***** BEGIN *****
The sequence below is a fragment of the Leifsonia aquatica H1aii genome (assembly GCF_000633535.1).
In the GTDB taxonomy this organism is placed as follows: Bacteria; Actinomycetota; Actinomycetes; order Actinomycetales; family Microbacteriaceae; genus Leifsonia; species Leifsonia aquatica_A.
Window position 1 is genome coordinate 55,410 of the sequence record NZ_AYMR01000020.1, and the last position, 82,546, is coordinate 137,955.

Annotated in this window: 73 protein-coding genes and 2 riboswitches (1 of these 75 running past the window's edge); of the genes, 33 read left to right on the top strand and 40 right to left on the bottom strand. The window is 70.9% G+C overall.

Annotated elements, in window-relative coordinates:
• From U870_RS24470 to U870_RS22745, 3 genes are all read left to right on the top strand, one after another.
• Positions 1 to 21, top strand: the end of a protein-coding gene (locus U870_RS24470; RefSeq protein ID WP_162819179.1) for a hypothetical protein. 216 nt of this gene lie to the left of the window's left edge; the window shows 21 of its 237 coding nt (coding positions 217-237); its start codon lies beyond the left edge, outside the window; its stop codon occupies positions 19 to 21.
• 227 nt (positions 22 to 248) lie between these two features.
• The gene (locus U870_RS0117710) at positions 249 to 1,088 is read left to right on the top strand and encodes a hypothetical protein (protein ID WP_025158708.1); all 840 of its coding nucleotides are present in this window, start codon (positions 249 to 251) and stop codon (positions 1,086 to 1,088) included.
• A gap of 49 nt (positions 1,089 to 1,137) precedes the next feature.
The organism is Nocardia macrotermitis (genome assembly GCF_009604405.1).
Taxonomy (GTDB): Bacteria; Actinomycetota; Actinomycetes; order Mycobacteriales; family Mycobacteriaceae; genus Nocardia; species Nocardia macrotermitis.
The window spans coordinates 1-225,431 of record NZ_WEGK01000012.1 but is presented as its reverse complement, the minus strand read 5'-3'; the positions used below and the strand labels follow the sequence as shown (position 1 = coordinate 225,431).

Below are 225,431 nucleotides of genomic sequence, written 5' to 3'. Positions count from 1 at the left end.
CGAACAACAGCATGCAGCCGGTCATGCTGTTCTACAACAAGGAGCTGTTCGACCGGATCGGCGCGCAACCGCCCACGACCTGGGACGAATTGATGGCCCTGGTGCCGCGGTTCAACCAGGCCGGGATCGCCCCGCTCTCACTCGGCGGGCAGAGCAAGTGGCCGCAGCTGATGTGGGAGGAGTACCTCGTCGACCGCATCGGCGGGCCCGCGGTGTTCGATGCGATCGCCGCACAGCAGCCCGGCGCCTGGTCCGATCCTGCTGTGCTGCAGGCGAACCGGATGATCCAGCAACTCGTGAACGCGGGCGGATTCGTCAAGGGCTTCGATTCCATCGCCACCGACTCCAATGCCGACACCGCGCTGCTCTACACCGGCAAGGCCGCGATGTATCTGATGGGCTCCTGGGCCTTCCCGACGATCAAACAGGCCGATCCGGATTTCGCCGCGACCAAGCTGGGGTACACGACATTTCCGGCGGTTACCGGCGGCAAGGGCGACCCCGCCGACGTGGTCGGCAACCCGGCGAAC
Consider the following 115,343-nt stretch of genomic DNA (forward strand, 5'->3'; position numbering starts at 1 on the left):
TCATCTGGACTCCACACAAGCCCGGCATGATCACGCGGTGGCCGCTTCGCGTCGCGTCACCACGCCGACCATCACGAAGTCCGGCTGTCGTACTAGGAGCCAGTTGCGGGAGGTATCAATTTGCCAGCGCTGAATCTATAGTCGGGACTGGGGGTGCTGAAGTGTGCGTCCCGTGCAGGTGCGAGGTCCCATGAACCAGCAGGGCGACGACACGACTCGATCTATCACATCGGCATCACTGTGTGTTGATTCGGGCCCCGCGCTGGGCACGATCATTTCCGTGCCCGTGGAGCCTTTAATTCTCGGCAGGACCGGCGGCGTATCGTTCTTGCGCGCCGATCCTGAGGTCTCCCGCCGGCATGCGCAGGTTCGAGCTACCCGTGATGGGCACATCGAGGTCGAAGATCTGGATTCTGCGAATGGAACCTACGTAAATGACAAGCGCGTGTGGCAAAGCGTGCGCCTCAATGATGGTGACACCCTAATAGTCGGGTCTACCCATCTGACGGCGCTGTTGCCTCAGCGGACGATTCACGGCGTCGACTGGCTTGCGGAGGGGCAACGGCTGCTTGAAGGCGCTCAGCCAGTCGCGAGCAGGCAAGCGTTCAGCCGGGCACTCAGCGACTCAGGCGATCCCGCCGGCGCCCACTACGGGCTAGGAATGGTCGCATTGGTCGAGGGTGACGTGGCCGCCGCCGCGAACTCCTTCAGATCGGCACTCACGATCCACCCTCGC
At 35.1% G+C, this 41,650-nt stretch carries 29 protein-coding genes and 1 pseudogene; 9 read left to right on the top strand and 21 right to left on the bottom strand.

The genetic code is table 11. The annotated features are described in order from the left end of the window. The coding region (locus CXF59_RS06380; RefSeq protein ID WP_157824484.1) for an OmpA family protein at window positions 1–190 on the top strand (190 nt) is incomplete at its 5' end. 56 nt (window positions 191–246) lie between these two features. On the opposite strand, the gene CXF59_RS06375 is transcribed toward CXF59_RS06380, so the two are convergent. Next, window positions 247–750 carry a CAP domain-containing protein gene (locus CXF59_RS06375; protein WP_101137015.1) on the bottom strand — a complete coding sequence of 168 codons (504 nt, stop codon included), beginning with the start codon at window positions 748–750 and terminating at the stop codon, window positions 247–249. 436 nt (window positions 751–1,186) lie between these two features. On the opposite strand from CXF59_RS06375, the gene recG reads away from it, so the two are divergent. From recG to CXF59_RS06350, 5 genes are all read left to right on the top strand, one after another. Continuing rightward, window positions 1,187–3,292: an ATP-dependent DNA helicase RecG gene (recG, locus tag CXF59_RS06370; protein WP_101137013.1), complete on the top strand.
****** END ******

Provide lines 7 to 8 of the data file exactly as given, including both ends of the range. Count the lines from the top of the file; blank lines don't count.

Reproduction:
• Positions 1 to 21, top strand: the end of a protein-coding gene (locus U870_RS24470; RefSeq protein ID WP_162819179.1) for a hypothetical protein. 216 nt of this gene lie to the left of the window's left edge; the window shows 21 of its 237 coding nt (coding positions 217-237); its start codon lies beyond the left edge, outside the window; its stop codon occupies positions 19 to 21.
• 227 nt (positions 22 to 248) lie between these two features.